So, the washing machine and the dishwasher go on in the daytime. High energy stuff like the kettle and the shower are going to consume more than the panels punch out whenever you do them, but daytime is better, and when a wash isn’t on is better still.
There’s more we could do; we have an average kettle and an average shower and they use a lot of power. The shower is 8.5 kW. And we are both too addicted to long hot showers to ever get a shower timer. But we’re honest with ourselves that we enjoy these luxuries and we want to keep them.
What’s important to us is we never, ever have to say “you can’t turn that on”. We just get on with life as normal. You quickly forget why laundry-time is about 11am when the sun will be high and it’s just habit. We use our laptops a lot and have a constant tea-making operation going on. When we break 20 kWh in a day it makes us smile, but if it’s a rubbish
We like that any set of people could move into this house, and without changing a single bit of behaviour, they’d have a massively decreased electricity footprint.
With the recent developments in home storage batteries, Tesla PowerWall being the most widely-promoted, it could soon be even easier. 10 kWh storage provides 10 x long hot showers, maybe 60 x boiling the kettle. 2.6 MWh a year averages to 7.1 kWh a day. So this battery would instantly take our house off-grid for a long stretch of the year, since it could provide a day to two day’s power even if PV output is very low. Based on our 2014 generation data, we think we’d have around 200 consecutive days entirely grid-free; we’ll be able to calculate this better once the new Open Energy Monitor is installed. We’d only need to take from the grid in the depths of winter.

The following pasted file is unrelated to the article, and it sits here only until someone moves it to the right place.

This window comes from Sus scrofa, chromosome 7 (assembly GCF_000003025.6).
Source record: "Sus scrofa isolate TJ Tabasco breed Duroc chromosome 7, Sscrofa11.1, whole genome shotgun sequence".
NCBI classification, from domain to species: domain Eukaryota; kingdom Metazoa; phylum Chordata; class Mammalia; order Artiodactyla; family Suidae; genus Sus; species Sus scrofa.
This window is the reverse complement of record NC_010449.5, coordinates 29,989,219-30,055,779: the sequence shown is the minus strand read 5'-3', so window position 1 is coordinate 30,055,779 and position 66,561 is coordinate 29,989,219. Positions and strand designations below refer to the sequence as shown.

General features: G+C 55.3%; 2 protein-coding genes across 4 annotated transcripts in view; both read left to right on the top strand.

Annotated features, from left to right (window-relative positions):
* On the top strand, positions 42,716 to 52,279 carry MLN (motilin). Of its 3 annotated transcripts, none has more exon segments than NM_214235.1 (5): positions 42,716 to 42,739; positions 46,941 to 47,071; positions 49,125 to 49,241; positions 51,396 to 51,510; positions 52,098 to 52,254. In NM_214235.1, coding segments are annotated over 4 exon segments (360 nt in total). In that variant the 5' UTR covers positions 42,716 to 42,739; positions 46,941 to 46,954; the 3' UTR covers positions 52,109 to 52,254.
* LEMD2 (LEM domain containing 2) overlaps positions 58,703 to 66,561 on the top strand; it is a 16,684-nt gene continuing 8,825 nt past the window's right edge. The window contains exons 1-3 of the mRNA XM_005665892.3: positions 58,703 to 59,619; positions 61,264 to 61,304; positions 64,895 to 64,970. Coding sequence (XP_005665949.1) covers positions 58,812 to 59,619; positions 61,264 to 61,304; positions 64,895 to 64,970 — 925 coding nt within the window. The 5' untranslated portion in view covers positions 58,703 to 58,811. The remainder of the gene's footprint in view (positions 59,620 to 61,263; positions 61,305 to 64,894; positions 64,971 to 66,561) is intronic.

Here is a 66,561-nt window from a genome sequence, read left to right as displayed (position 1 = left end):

Is an eco home cold?
No, ours is pretty cosy. Because it’s insulated so well, the sunshine and the people tend to warm it up ok. We keep our gas boiler off completely between mid-March and mid-October. It doesn’t cause a problem. We have two little low-power electric heaters, 400 W each, which we specially bought to suit the PVs. If it’s a cold but sunny day, first port of call is to switch these heaters on to top things up. We’ll pick a room or two we’ll mostly be in for the day and just heat that area. When it’s a small house anyway this isn’t particularly difficult to accommodate.
If it’s both cold and overcast, we make use of the boiler. Because we both work full-time, it’s on a fairly restricted timer, and then controlled with a thermostat. We have a wireless one you can take with you. We carry it about so the temperature is set right for where we are.
Since our old boiler packed up and we got a new one, we’ve had new thermostatic flow taps on the radiators. They haven’t been very useful though, since if you change it and then move rooms you have to alter the taps set up again. We don’t really see the point, and we don’t really use them, they’re just all set the same.
It’s worth saying, our preference is for a moderate temperature in the house. We dislike having a home heated really hot, and we have both cultivated exquisite jumper collections we love to wear.
Sometimes our guests want the place hotter than we’d set it up. We will happily turn the boiler on outside of normal months for their comfort, and since the new boiler’s been in, it’s easiest to just hand them the wireless thermostat and say “set whatever you like”. It doesn’t make a big difference to the overall picture, it’s our day-to-day habits that influence it more.
What are the bills like?
Basically energy bills don’t exist for us anymore. We use about £25/month of grid electricity, and about £10/month gas which is heavily in the winter and obvisouly pro rata’d.
So overall our house doesn’t cost us money to run, it looks after us.
Dealing with the rubbish